Scooters are becoming the newest trend. Apps like LimeBike, Bird and Spin enable people to unlock a scooter for a $1 an hour, and then ride it for 15 cents a minute. The scooter can be left wherever the rider chooses, where it waits to be unlocked by the next customer. A part of the trend is that electric scooter accidents are also on the upswing.
Whether it’s in traffic, on the sidewalk or simply carelessly placed, scooters are becoming the cause of injuries. And the question of who’s liable is one that more and more personal injury law firms are starting to field.
The short answer to the question is easy—liability is at the feet of either the company that owns the scooter, the rider who rented it, or both. If a defective scooter caused the accident—for example, with brakes locking up—the company is a clear target. But in other accident scenarios, the law turns murky when a plaintiff tries to prove it and get paid.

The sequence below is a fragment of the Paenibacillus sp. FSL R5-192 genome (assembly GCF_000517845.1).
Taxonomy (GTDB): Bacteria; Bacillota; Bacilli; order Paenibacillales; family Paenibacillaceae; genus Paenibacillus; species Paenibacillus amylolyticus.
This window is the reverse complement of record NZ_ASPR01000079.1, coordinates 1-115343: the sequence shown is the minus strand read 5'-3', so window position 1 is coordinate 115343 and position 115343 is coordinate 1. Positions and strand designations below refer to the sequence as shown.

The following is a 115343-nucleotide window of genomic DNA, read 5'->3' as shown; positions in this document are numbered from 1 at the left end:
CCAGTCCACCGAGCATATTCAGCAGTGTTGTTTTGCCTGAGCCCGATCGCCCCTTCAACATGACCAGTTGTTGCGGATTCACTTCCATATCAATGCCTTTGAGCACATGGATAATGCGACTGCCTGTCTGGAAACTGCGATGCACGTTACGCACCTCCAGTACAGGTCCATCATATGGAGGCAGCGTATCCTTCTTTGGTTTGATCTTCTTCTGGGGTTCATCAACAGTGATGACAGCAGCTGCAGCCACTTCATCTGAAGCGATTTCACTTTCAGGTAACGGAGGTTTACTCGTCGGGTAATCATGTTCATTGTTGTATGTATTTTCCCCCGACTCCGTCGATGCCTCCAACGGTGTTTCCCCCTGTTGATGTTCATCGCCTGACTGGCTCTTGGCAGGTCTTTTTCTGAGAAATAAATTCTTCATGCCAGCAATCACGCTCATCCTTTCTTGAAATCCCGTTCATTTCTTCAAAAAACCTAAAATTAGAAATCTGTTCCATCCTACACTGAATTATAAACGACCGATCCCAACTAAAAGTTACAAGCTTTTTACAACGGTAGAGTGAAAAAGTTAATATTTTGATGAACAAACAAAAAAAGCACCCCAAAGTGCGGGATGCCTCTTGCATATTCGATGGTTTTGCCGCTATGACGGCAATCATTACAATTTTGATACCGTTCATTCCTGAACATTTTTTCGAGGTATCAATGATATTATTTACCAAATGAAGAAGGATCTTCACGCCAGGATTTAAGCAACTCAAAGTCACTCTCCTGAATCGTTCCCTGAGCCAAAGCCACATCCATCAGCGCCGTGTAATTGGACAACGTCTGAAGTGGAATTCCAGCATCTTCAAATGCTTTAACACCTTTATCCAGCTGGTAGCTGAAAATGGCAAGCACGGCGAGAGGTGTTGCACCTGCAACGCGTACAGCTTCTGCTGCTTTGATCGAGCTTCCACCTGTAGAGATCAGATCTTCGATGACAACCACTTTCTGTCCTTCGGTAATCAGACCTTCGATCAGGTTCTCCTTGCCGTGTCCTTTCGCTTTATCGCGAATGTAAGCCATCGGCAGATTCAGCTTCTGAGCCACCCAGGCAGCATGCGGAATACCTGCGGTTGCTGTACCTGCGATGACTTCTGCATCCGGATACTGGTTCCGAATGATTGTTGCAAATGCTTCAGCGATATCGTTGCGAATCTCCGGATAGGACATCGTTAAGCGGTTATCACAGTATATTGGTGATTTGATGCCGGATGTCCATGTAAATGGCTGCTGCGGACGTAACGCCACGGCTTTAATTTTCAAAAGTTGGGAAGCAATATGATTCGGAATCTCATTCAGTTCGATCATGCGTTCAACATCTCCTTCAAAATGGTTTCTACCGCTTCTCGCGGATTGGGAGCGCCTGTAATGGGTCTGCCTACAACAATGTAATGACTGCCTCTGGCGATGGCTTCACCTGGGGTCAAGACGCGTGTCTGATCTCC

Unless the scooter itself was defective, there’s a good chance the company will be able to skirt liability and shift the blame onto the rider. But if it’s a case where the scooter was carelessly placed (e.g., in front of the door of a business), the rider might not be able to be found. If they can be found, it’s highly unlikely their auto insurance will cover any costs.
If there’s no insurance company to sue, plaintiffs might win a case against someone with no money to pay a settlement. And that’s a case no personal injury lawyer can afford to accept in the first place.
The electric scooter business is still in its infancy, so government regulation that applies specifically to these situations is non-existent. Regulation and laws that make it easier to hold the companies liable are the most attractive from a personal injury standpoint.